Rep. Mason proposed a bill yesterday that would forbid Gov. Scott “Darkseid” Walker from raiding Wisconsin’s mortgage settlement funds, meant to help out struggling families affected by the foreclosure crisis, to pay for a projected budget lapse.
Yeah, the mortgage settlement failed miserably in its job to force banks to pay for the devastation they unleashed – but at least somebody’s making sure that whatever measly funds were allotted to homeowners aren’t being used to cover up the fact Walker’s running a deficit.
But just to be clear, this is how badly the settlement sucks (thanks to Yves Smith):
1. We’ve now set a price for forgeries and fabricating documents. It’s $2000 per loan… The cost is also trivial in comparison to the average loan, which is roughly $180k, so the settlement represents about 1% of loan balances. It is less than the price of the title insurance that banks failed to get when they transferred the loans to the trust. It is a fraction of the cost of the legal expenses when foreclosures are challenged. It’s a great deal for the banks because no one is at any of the servicers going to jail for forgery and the banks have set the upper bound of the cost of riding roughshod over 300 years of real estate law.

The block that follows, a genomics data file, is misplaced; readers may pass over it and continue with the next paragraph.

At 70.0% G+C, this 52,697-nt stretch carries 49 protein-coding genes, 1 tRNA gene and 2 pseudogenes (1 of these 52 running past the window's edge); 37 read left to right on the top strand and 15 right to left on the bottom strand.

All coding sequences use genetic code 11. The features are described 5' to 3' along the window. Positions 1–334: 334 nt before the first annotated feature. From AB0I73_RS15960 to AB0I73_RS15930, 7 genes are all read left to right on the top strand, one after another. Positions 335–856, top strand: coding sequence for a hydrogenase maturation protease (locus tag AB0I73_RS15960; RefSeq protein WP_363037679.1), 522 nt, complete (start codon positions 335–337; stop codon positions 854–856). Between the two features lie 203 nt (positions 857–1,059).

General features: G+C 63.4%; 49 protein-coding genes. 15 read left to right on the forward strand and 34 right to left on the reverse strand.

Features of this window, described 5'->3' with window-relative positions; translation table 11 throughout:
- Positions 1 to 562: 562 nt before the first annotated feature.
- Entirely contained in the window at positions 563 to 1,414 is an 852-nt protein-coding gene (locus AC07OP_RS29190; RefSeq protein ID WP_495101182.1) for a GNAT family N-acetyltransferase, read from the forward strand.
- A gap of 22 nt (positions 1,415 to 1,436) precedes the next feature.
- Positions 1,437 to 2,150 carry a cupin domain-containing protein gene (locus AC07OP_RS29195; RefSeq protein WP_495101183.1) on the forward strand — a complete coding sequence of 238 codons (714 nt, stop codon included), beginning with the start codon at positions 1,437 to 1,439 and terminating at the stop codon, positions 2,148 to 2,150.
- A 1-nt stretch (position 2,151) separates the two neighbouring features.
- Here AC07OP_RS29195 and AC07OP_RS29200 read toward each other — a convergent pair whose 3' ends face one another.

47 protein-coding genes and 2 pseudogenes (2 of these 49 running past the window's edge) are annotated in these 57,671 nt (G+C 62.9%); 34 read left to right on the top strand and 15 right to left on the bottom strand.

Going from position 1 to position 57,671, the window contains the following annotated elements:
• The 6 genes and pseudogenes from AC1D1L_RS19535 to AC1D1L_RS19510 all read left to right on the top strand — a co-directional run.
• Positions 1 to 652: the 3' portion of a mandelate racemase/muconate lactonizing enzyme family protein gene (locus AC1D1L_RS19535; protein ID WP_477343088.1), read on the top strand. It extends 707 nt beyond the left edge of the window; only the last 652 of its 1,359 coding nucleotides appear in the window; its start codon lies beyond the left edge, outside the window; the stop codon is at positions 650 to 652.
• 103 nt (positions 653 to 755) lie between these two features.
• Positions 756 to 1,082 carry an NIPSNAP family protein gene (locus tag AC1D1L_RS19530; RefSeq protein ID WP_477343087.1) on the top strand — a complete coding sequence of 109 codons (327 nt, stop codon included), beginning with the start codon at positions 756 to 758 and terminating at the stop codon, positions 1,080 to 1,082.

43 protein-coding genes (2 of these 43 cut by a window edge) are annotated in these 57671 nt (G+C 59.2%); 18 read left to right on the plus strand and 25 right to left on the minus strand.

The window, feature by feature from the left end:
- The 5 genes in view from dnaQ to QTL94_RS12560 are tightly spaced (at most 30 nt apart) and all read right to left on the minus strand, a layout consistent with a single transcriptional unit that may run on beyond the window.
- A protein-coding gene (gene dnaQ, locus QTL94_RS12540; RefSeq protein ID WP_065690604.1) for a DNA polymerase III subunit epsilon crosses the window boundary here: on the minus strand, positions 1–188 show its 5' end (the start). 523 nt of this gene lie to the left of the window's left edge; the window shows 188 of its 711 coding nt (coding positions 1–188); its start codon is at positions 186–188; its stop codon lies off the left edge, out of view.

2. That $26 billion is actually $5 billion of bank money and the rest is your money. The mortgage principal writedowns are guaranteed to come almost entirely from securitized loans, which means from investors, which in turn means taxpayers via Fannie and Freddie, pension funds, insurers, and 401 (k)s. Refis of performing loans also reduce income to those very same investors…
5. The enforcement is a joke. The first layer of supervision is the banks reporting on themselves. The framework is similar to that of the OCC consent decrees implemented last year, which Adam Levitin and yours truly, among others, decried as regulatory theater.